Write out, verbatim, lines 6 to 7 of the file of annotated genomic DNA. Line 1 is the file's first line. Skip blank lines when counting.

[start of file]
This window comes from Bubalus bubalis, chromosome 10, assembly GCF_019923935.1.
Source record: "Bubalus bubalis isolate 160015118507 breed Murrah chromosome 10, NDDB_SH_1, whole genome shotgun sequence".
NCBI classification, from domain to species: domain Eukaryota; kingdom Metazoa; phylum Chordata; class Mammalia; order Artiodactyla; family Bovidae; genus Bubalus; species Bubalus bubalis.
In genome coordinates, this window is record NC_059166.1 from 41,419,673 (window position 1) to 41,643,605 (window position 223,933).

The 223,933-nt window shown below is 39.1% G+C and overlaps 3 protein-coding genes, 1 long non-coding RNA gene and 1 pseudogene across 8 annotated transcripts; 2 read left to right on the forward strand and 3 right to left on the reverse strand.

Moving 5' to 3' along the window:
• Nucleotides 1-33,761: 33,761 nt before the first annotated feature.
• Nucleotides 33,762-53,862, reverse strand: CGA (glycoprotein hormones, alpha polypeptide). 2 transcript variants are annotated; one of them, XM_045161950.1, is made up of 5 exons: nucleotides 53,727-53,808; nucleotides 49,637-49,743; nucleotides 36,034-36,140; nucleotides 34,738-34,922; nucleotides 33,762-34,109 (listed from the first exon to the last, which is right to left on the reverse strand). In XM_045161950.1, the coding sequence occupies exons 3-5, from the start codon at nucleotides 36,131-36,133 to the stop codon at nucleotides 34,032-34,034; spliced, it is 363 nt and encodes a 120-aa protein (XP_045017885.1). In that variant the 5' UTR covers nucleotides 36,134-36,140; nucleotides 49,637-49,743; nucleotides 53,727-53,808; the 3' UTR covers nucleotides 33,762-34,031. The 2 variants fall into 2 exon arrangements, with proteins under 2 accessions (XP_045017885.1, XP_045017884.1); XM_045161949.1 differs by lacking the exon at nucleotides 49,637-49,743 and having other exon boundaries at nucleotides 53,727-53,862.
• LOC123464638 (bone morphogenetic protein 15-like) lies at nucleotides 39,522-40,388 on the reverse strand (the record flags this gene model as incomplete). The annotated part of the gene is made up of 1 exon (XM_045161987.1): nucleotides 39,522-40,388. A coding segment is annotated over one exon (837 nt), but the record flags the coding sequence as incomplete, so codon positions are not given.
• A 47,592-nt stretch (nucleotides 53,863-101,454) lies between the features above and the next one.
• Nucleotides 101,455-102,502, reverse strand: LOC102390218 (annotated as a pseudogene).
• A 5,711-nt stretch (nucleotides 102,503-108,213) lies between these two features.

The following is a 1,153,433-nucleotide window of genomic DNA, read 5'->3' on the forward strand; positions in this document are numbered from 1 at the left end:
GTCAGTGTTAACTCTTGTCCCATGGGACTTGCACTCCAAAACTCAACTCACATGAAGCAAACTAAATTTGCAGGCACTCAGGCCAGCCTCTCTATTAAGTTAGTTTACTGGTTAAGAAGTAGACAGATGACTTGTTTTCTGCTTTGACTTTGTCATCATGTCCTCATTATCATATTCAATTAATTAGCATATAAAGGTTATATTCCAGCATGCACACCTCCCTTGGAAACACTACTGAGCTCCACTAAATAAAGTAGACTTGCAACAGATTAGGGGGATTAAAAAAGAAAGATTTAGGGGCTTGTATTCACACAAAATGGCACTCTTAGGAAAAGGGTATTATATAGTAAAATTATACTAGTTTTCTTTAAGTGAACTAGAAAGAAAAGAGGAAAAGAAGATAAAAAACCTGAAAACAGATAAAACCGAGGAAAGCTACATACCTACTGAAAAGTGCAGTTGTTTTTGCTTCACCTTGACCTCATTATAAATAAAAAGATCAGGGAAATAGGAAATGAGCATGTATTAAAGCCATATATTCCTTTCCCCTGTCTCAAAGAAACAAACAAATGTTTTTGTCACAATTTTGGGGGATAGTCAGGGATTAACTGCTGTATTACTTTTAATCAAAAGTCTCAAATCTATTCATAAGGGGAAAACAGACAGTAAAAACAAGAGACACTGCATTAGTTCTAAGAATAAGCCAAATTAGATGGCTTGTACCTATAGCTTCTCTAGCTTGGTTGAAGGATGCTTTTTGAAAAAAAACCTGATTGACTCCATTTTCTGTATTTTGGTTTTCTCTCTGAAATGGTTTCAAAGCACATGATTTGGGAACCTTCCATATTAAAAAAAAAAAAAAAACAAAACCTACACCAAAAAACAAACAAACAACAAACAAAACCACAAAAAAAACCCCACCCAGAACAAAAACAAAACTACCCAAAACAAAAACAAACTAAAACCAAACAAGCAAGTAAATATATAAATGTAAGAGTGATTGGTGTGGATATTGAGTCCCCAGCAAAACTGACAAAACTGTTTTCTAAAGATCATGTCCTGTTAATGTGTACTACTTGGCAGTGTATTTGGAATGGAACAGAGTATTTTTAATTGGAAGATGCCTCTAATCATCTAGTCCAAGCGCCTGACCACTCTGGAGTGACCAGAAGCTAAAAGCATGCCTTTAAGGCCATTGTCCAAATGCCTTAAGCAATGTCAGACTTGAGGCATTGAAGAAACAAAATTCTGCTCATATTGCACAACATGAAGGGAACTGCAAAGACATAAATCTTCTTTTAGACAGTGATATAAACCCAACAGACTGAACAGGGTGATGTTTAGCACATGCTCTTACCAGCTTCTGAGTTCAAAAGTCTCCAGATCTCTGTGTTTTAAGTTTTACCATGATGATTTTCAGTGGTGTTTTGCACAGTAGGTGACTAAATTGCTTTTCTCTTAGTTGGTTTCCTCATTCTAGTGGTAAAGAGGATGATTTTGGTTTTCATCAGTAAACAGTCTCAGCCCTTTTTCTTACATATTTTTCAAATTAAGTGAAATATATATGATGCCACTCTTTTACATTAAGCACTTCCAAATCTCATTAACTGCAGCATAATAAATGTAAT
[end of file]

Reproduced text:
Moving 5' to 3' along the window:
• Nucleotides 1-33,761: 33,761 nt before the first annotated feature.